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Cirrex Tidies Up

Subsystem startup relaunches with former Nortel executive as CEO; refurbishes product plans

June 18, 2001

4 Min Read
Cirrex Tidies Up

Optical subsystem startup Cirrex Corp. made a couple of announcements today that amount to a relaunch of the company. It unveiled details of its first product -- again -- and named Nortel veteran Al Bender as its CEO (see Cirrex Unveils DWDM Access Chip and Ex-Nortel Exec Named Cirrex CEO).

Cirrex announced its OCHIP (optical communication hybrid integration platform) technology back in January. OCHIP combines active and passive optics and electronic chips inside a single package. This will be used to make mini optical add/drop mux (OADM) modules that add or remove wavelengths of light (see Startup Automates Module Manufacture).

However, that first product announcement obviously didn't strike quite the right chord with potential customers -- equipment vendors. "We weren't aggressive enough technology-wise," says Bender. "Customers wanted different speeds and feeds. They don't want OC12 [622 Mbit/s], they want OC48 [2.5 Gbit/s], and they want to see the path to OC192 [10 Gbit/s]."
"Today most add/drop muxes are electrical," says Charles Willhoit, analyst with J.P. Morgan & Co.. "It's nice to have electrical signals because you can do things with the signal, like grooming and management."

As a manufacturer of OADM modules with electrical interfaces, Cirrex has cut down on the competition. There are a number of startups making all-optical OADMs, such as Kamelian Ltd., but analysts figure their products are at least 12 months to 18 months away from market. "The real threat [to Cirrex] would be a transceiver company getting together with a planar lightwave circuit vendor, but we haven't seen that yet," Bender says.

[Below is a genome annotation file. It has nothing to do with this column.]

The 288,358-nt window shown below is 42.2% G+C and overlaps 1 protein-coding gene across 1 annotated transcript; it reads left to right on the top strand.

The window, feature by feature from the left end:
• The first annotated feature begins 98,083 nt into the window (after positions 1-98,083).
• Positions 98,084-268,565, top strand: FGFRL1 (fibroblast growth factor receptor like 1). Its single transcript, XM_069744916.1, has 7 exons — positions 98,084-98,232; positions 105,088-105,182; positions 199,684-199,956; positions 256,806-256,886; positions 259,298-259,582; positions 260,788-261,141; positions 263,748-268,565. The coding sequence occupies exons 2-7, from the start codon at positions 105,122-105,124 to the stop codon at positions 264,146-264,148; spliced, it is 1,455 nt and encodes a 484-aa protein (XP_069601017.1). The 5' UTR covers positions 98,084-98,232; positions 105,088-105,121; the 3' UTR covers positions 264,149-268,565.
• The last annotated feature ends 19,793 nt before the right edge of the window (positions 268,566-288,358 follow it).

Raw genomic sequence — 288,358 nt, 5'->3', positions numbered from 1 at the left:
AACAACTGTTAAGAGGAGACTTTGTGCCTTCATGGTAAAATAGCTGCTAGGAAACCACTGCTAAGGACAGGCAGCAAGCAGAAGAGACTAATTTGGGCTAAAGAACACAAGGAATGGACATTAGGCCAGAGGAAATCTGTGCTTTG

Bender can be credited with getting Cirrex back on track. As former VP and general manager of Nortel's $3 billion-a-year Internet telephony business, he brought a new perspective. "Cirrex wanted a CEO to think like a customer, not like an optical physicist," he says. "I provide the customer view."

The resulting new product, dubbed OCHIP 1110, is an optical access module that integrates the functionality of a DWDM transmitter, 2.5-Gbit/s receiver with clock and data recovery, and single (fixed) channel OADM filters into a single slim-line package. Only the channel that is added or dropped is changed into electricity -- the others pass straight through with very low optical losses.

Cirrex reports that a number of equipment vendors have signed up to beta test OCHIP 1110, including tier-1 manufacturers Nortel Networks Corp. (NYSE/Toronto: NT), Lucent Technologies Inc. (NYSE: LU), and Alcatel SA (NYSE: ALA; Paris: CGEP:PA). Metro startups LuxN Inc., Metro-Optix Inc., and White Rock Networks are also clamoring for test samples, which will be available in August or September, says Bender.

White Rock is particularly vocal in its support for OCHIP, lending its validation to Cirrex's press release. White Rock's mission is to make the smallest possible OC48 mux-demux product, so size is almost as important to them as cost (see White Rock: Heavy Metal?). "Ours is the only platform that allows [White Rock] to incorporate DWDM inside the box," claims Bender. If true, then that's one customer Cirrex can count on.

After OCHIP 1110, the revised roadmap includes add/drop mux modules with increasing levels of Sonet or IP sophistication, such as Sonet framing and mapping. "We're taking discrete semiconductors off the boards of our customers, and putting them inside the OCHIP module," Bender says. The more chips that come off the board, the more money saved, because it reduces the cost of packaging for that chip.

Cirrex plans to raise a further round of finance in Q4 this year, after it starts shipping beta samples. It's looking to raise $20 million to $25 million -- not a great deal for a component company, but the company notes that it outsources most of the manufacturing, only keeping the manufacture of optical waveguides in-house.

Cirrex has 38 employees. Its business plan calls for this number to increase to 175 by the first half of 2003. Expected revenue then will be $100 million, says Bender, "assuming the market recovers and people have money to spend again."

— Pauline Rigby, Senior Editor, Light Reading

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